The Columbian / Associated Press

Things To Know: How Oregon pot sellers pay taxes

Cannabis is packaged and ready for sale in Shango Premium Cannabis in Portland. As more states legalize marijuana banking remains a major hurtle for the industry. The federal government could decide this summer to reclassify marijuana from the "most dangerous drugs" list, although it's unclear how the banking industry will respond. (AP Photo/Timothy J. Gonzalez, File)

SALEM, Ore. — Oregon raked in $3.48 million from January recreational pot sales — the first month of the state’s 25 percent tax — far outpacing the $3 million projected for the entire year.

Collecting those taxes is no simple task. More than half of Oregon’s recreational pot dealers paying their taxes that month did so in cash, a symptom of the industry’s yearslong struggle for banking access that’s also a big security risk.

In response, the Department of Revenue has transformed a small, unused space at its Salem headquarters into a mini-fortress inaccessible to the public, and from it works a detailed system for dropping off, counting and transporting cash to the bank daily.

Colorado and Washington state have similar operations in place, although officials there don’t like to talk about it for security reasons. Oregon officials, however, gave The Associated Press a mock walk-through of its tax-paying process from the perspective of a pot business.

For them, it starts with a phone call.


Dialing the Marijuana Tax Program hotline, pot dealers make an appointment for anywhere between 30 minutes to two hours, depending on how much cash they’ll be bringing. They are asked to fill out a voucher with the business’ details and bring it to the appointment for the state’s record-keeping.

Arriving on appointment day at the Department of Revenue in Salem, about a block from the Capitol building, they take an elevator to an upper floor carrying the voucher and a duffel bag, briefcase, shopping bag or whatever works for toting thousands of dollars in cash.

Exiting off a short hallway, the cash-carrier picks up a telephone on the wall, dials a five-digit number as instructed by a sign, confirms the appointment and gets buzzed through a door.

The cash-carrier’s final stop, the Cash Transaction Unit, is a few steps ahead. The carrier approaches a bank teller-like window with two payment stations behind bulletproof glass that’s decked out with security cameras and monitors and a retired police officer standing guard.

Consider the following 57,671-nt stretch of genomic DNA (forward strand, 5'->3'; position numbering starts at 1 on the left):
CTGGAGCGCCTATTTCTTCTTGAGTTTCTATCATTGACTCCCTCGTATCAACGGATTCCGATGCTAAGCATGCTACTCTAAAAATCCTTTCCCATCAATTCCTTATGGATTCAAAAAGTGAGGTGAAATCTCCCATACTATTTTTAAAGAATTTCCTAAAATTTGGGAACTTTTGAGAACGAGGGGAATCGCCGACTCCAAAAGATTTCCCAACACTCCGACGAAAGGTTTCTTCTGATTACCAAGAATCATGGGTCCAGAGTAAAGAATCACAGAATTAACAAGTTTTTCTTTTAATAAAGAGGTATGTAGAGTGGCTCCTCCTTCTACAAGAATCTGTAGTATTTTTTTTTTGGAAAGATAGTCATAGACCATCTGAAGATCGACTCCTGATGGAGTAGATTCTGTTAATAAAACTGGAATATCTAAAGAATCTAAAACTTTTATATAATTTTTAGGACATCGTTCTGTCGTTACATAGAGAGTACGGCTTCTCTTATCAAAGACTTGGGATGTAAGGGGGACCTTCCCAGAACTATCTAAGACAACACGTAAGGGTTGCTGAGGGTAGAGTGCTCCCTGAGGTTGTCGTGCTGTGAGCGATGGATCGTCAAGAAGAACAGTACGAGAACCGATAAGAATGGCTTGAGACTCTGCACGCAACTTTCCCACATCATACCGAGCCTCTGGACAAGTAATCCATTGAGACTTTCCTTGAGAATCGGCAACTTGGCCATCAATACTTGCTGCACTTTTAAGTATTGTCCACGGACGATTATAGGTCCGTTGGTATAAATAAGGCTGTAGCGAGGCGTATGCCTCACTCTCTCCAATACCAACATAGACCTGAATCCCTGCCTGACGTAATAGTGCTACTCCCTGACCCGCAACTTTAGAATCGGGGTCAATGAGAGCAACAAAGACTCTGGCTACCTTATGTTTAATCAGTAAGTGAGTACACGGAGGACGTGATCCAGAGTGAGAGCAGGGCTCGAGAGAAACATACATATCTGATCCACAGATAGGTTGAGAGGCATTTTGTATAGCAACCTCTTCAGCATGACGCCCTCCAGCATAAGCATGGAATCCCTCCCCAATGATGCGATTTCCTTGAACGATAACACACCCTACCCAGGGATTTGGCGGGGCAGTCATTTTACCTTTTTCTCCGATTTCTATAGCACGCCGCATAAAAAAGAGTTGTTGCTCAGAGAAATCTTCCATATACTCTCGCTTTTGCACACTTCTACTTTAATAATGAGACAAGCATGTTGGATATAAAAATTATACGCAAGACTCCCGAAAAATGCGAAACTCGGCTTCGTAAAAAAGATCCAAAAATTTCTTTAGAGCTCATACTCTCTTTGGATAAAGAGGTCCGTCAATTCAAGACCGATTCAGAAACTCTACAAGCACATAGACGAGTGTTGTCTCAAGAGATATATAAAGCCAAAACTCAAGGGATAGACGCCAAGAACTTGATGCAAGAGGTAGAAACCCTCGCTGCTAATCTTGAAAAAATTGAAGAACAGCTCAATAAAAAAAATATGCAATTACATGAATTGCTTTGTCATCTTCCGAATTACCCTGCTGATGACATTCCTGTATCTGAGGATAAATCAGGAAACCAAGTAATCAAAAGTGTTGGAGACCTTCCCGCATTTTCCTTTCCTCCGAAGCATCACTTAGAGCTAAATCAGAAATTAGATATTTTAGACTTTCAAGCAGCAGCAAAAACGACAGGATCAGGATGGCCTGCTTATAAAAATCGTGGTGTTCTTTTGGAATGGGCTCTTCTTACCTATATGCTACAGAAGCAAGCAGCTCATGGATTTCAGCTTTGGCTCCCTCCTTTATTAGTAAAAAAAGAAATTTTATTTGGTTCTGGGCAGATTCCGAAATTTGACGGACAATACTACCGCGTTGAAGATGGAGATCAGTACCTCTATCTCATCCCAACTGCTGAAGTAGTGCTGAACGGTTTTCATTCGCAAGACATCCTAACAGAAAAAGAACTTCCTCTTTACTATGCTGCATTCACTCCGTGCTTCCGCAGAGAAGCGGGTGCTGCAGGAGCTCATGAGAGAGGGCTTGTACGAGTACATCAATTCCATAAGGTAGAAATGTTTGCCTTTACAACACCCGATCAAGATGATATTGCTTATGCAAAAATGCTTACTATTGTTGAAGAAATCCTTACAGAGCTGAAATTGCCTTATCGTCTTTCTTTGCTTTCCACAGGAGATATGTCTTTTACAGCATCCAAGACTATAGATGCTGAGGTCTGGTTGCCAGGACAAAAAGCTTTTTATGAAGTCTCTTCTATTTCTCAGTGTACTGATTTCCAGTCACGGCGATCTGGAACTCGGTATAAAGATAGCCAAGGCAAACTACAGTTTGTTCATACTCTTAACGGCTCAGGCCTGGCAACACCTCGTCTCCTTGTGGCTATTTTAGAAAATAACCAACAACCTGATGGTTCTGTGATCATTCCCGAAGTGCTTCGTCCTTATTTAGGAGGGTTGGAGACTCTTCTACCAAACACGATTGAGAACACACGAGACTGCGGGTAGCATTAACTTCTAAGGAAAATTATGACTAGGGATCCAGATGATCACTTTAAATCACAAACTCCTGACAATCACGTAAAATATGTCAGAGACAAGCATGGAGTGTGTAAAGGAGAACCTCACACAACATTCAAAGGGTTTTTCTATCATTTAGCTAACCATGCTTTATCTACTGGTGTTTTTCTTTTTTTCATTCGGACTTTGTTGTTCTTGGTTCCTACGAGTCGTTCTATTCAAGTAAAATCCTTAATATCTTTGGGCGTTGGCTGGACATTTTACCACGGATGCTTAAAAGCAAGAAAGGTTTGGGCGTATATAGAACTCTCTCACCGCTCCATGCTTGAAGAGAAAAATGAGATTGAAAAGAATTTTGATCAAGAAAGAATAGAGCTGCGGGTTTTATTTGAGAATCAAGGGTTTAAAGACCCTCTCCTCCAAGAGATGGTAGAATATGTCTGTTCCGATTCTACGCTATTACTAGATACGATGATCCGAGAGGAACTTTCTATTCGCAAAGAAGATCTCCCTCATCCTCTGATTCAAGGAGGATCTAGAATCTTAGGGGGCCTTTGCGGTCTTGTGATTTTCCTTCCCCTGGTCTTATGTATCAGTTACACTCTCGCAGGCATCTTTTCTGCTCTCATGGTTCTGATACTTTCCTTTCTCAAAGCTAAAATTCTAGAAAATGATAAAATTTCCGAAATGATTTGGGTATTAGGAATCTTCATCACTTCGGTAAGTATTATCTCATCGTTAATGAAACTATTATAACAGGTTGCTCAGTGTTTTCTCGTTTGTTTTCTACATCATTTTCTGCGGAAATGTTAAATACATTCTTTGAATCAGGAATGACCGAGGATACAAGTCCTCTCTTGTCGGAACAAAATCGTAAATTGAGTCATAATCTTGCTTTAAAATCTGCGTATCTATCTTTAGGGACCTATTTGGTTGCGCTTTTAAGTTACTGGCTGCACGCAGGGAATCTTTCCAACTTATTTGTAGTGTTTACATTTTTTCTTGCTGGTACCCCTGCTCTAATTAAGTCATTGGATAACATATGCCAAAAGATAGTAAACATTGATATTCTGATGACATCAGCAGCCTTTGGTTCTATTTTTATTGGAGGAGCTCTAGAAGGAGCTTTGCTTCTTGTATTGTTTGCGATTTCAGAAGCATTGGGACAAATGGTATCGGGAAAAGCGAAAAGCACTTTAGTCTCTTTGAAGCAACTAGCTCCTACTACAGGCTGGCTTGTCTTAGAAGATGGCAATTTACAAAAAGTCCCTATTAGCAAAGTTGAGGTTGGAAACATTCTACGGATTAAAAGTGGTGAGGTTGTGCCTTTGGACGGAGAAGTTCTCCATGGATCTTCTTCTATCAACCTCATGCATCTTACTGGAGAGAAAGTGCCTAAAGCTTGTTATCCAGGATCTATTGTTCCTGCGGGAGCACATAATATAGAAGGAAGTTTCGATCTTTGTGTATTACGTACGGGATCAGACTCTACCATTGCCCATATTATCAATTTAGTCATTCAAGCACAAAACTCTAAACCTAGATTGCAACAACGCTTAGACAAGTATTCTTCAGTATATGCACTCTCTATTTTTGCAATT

Standing there, a faint odor of marijuana — a byproduct of “smelly money” — emanates through the eye-level cracks in the glass used for talking to state workers on the other side.

Cash and the voucher are placed into a bullet-proof metal deposit drop below, and then grabbed by a worker on the other side. The cash-carrier then waits and watches as cash-counting machines crank out totals and workers upload the information electronically.

The money then goes into another bag and is taken to an undisclosed area, where it’s later picked up by an armored car and delivered to the state’s bank.

Department of Revenue officials have likened the operation to a bank, while others see it differently. “This might be more like a casino than a bank,” Sen. Doug Whitsett said in an early February hearing when the operation first came to light.


Almost daily. That’s because pot dealers pay taxes monthly, rather than quarterly, and only in Salem for safety reasons.

Many of Oregon’s 300-plus recreational pot dealers are paying in cash. Because electronic payments are not set up yet, the rest send payments by mail in the form of bank checks, money orders and cashier’s checks.


Roughly $3.5 million. The Department of Revenue spent a big chunk of that refurbishing the current site, stocking it with equipment, hiring a dozen employees and beefing up building security with full-time retired police officers. Some unexpected costs included hiring a new armored car service because the previous one was unwilling to transport pot cash.

In anticipating the pot industry’s growth, the department plans to use the rest of its budget to build a bigger space, likely on the main floor, to accommodate more businesses and larger cash transactions.